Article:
The first time I saw her,
I was ten, and the sky had just started to fall.
There were sirens in the air,
And I kept looking around for red and blue
Lights that flashed and spun in the darkness.
They'd always come before,
When cop cars and ambulances and firetrucks,
Screamed their way down the street.
I lived a block from the big Memorial Hospital
So I saw them almost every day.
But these sirens didn't have their pretty companions.
It wasn't dark, though the stars were out,
All around was harsh white light,
Which made me squint and shiver.
My mother had my hand so gripped tight,
I could feel her freezing fingers
Through my wool knit mittens
With the monkey in red and grey.
She pulled me along as we shoved through the crowd.
I thought that everyone in the whole world
Must've been heading to the station,
Just like us.
And through that mass of people,
Breathing cold clouds that warmed the night,
Uniforms stood, black blobs with white light glistening.
I didn't hear what one said,
He was so big, like a mountain
Clad in the armor that I didn't know came from the sky,
But he said it again, louder,
And pulled her from the crowd.
She looked like me,
Young and wide eyed and wondering,
About the people, the night,
The sky open above us and covered,
Smothered with those white lights,
And he had her by the arm in a second,
His fingers all the ways around,
Even her red puffed up coat.
She stood on tip toes, struggled,
Crying, shivering, shaking her head,
Black silk curls catching the light,
Only her porcelain face and cherry coat
Stood out against his heavy mail.
She looked so afraid, he shook her so hard,
I cried out, and wrenched away,
From the mother who'd never stop
Worrying about me, never stop
Telling me not to go.
I shoved through the roiling mass
And came tumbling out before the uniform
On his raised black dais.
Her hand was sheathed in brown leather,
And it flailed out, no longer hitting at him
With tiny curled fists, useless against armor.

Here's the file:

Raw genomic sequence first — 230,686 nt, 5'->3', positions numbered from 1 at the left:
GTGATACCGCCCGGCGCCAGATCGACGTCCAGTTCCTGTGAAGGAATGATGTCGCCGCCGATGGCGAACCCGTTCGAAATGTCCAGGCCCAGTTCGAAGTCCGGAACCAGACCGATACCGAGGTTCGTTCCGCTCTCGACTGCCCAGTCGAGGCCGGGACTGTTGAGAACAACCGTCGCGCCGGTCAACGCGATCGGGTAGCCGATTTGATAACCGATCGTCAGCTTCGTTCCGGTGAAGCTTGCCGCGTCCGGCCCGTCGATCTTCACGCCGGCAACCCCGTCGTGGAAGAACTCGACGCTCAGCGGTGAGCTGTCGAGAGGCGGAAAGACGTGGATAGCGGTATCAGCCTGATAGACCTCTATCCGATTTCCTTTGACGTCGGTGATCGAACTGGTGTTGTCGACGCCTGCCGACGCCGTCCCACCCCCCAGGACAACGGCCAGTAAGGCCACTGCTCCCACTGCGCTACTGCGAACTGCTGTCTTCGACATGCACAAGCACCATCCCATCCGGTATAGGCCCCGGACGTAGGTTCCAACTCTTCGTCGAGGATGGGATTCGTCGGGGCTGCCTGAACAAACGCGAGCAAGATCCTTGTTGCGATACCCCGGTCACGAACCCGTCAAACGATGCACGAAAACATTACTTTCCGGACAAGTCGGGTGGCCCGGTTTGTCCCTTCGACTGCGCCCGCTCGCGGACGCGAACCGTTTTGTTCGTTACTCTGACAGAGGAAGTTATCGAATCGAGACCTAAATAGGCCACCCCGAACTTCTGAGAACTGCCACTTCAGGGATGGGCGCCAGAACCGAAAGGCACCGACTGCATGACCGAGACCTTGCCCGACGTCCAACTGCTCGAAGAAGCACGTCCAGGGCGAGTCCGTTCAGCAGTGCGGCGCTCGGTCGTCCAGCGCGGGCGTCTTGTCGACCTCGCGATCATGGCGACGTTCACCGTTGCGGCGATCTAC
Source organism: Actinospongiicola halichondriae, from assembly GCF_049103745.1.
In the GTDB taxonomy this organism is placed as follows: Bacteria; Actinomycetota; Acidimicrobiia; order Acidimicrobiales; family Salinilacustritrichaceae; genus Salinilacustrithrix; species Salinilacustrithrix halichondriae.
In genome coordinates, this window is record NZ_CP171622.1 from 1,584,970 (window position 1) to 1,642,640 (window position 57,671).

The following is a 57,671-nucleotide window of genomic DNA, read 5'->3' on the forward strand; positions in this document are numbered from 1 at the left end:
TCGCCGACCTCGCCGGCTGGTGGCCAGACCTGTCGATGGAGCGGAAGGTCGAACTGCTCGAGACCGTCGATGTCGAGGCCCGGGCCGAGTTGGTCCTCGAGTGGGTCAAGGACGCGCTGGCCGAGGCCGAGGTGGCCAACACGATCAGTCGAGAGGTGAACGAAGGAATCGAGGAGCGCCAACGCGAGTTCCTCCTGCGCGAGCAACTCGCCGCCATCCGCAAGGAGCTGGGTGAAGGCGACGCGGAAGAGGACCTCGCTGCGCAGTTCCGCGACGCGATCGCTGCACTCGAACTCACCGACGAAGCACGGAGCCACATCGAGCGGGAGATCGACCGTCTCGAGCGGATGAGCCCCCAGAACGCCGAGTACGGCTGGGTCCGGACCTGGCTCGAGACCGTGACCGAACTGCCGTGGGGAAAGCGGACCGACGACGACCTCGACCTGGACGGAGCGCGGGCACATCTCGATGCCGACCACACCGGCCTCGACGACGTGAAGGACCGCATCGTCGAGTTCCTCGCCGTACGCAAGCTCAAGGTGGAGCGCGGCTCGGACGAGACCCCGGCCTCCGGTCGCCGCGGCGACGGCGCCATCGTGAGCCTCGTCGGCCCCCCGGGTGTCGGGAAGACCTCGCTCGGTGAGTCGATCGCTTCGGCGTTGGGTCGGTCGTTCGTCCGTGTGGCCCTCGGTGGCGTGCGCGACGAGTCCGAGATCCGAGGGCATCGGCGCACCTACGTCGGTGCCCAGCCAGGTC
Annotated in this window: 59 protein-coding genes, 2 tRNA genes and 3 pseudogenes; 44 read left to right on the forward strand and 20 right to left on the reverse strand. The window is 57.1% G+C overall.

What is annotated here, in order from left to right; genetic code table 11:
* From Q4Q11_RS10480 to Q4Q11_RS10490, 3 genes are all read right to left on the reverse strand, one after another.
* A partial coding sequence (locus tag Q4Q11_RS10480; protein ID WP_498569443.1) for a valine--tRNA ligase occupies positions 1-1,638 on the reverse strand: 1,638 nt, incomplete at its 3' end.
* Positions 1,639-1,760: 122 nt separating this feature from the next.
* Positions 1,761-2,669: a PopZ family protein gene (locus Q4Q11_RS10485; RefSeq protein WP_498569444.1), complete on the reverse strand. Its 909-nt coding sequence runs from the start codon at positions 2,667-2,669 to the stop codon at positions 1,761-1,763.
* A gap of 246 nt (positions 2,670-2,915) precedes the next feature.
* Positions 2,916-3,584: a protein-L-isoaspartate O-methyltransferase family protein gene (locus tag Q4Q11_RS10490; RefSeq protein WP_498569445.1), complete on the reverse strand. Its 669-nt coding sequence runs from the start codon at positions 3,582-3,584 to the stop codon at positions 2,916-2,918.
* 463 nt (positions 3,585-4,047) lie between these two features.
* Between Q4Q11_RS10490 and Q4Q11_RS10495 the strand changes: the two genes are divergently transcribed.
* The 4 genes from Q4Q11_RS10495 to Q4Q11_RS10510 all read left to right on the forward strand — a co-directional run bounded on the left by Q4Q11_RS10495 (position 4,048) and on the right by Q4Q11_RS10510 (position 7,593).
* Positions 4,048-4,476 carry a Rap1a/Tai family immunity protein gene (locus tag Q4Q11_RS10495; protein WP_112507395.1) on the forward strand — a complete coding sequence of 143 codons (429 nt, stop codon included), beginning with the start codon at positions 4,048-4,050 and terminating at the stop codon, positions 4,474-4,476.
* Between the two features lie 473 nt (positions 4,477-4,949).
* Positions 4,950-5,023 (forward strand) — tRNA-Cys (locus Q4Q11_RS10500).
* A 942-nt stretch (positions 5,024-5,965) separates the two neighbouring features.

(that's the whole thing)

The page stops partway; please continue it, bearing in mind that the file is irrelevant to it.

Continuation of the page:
I reached out, and took her with my mitten.
Little hand wrapped up in slightly bigger hand,
But only bigger because of wool and warmth.
I yelled and called him names, I said,
"Hey!" and "What'cha doin?" and "Stop!"
"Let her go!" "She's just a kid!",
And before I knew it, he dropped her down.
She landed on me, and I fell on concrete sidewalk
With an Oomph and a Thud.
He shouted a command, a growl, a threat,
But I thought it was muffled by
The grated face mask, mirrored but blacker,
Than obsidian night and coal mine days.
I stuck my tongue out, started to form
A vulgar word beyond my years, and the girl
Still holding onto my mitten, shushed me
And pulled me back into the crowd.
"Where's your mum?" I asked, now more interested
In crimson wool and soft brown leather,
Than where the siren's lights were hidden.
She didn't answer, but looked around,
Walking, dragging me through the crowd.
Fast, she was so fast, and I had to keep up,
So even though my cheeks were pink,
And my breath shallow, I ran with her.
Quiet, no questions asked.
When we got to the station, with its lines
Of trains and families and Uniforms,
She slowed, and stopped, and turned to me.
I saw cherry red lips and honey brown eyes,
I saw youth and hope and bravery,
And I saw gratitude, when she pursed her lips,
Whispered thanks, and raised
My mitten covered knuckles to her soft mouth.
A shout from my right- I turned,
My mother peeked between two others in a line,